Hey there, time traveller!
This article was published 8/7/2014 (1026 days ago), so information in it may no longer be current.
In the northwest corner of Winnipeg, there’s a little stretch of road known as Keewatin Street that has become one of the busiest streets in Tyndall Park.
It has come to my attention that people in Tyndall Park, including many business owners, agree it’s time to spruce up Keewatin.
I am always encouraged to see the good work accomplished by Business Improvement Zones and other community development organizations. Community stakeholders come together to clean up outdoor spaces, improve lighting, beautify streets with artful banners and cheerful flower pots, and support business members to improve their window displays and storefront facades.
For example, while visiting with business owners this spring I had many encouraging conversations about the possibility of putting flower beds and green shrubs down the middle island of Keewatin from Notre Dame Avenue to Inkster Avenue, to soften its "industrial" look.
As your MLA, I can take a leadership role in bringing together local businesses and organizations who may want to act on an idea like this.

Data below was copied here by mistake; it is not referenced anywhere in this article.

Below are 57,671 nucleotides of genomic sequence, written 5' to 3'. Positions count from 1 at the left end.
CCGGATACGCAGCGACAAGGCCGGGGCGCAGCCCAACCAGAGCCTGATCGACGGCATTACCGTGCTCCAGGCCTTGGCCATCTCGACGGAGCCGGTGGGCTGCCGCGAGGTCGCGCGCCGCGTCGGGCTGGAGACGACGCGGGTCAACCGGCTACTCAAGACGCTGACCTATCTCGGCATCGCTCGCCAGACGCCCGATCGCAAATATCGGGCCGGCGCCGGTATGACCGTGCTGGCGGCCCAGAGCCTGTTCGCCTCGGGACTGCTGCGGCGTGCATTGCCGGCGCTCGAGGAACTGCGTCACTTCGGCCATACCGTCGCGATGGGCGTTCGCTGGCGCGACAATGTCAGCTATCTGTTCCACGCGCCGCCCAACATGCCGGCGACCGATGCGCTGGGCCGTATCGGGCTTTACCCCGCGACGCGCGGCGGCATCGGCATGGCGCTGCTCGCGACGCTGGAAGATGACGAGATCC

This spring, I attended the grand opening of a project that exemplifies what a community can accomplish when we all work together.
A couple years ago, the Parent Council at École Stanley Knowles School decided to try to get a new outdoor basketball court at the school. This was especially important because the school is far away from any other recreation opportunities, like parks or other courts.
The Parent Council then successfully applied to Manitoba’s Community Places Program (CPP) and received a grant from the Winnipeg Community Infrastructure Program (WCIP), programs which help communities invest in long-term, sustainable recreation and wellness projects. With the help of $30,000 from CPP and $43,000 from WCIP, this basketball court is now a reality, and students and families from all over Tyndall Park have a safe space to play sports and stay active.
I firmly believe that every person in a community, whether you are a parent, a business owner, a volunteer or a student, can make a difference. Let’s see what kind of difference we can make in Tyndall Park.
If you are interested in improving our community, or if you have any questions, please call our office at 204-421-9493 or drop in at 24-360 Keewatin Street.